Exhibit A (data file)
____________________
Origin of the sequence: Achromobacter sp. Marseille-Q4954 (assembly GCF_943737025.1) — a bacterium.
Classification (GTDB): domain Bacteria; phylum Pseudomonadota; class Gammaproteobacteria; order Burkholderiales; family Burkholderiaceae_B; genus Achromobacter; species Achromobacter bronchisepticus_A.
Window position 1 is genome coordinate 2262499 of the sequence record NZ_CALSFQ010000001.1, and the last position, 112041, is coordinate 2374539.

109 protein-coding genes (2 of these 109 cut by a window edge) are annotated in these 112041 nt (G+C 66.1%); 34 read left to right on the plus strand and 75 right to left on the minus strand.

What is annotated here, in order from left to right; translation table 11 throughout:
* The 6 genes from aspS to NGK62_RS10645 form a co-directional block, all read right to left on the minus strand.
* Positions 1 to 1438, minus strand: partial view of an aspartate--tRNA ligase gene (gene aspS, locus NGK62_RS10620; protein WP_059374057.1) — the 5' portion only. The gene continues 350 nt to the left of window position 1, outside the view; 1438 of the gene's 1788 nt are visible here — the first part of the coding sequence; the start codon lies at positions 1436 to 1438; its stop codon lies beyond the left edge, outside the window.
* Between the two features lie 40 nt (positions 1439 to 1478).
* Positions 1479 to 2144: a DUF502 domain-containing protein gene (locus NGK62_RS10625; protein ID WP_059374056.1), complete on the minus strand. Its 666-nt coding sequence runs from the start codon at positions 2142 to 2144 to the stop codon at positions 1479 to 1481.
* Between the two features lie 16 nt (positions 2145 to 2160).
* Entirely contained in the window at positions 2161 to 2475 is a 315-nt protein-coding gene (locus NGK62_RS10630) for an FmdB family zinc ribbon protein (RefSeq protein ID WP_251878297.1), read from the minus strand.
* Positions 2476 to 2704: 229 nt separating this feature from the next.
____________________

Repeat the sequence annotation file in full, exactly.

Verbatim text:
Origin of the sequence: Achromobacter sp. Marseille-Q4954 (assembly GCF_943737025.1) — a bacterium.
Classification (GTDB): domain Bacteria; phylum Pseudomonadota; class Gammaproteobacteria; order Burkholderiales; family Burkholderiaceae_B; genus Achromobacter; species Achromobacter bronchisepticus_A.
Window position 1 is genome coordinate 2262499 of the sequence record NZ_CALSFQ010000001.1, and the last position, 112041, is coordinate 2374539.

109 protein-coding genes (2 of these 109 cut by a window edge) are annotated in these 112041 nt (G+C 66.1%); 34 read left to right on the plus strand and 75 right to left on the minus strand.

What is annotated here, in order from left to right; translation table 11 throughout:
* The 6 genes from aspS to NGK62_RS10645 form a co-directional block, all read right to left on the minus strand.
* Positions 1 to 1438, minus strand: partial view of an aspartate--tRNA ligase gene (gene aspS, locus NGK62_RS10620; protein WP_059374057.1) — the 5' portion only. The gene continues 350 nt to the left of window position 1, outside the view; 1438 of the gene's 1788 nt are visible here — the first part of the coding sequence; the start codon lies at positions 1436 to 1438; its stop codon lies beyond the left edge, outside the window.
* Between the two features lie 40 nt (positions 1439 to 1478).
* Positions 1479 to 2144: a DUF502 domain-containing protein gene (locus NGK62_RS10625; protein ID WP_059374056.1), complete on the minus strand. Its 666-nt coding sequence runs from the start codon at positions 2142 to 2144 to the stop codon at positions 1479 to 1481.
* Between the two features lie 16 nt (positions 2145 to 2160).
* Entirely contained in the window at positions 2161 to 2475 is a 315-nt protein-coding gene (locus NGK62_RS10630) for an FmdB family zinc ribbon protein (RefSeq protein ID WP_251878297.1), read from the minus strand.
* Positions 2476 to 2704: 229 nt separating this feature from the next.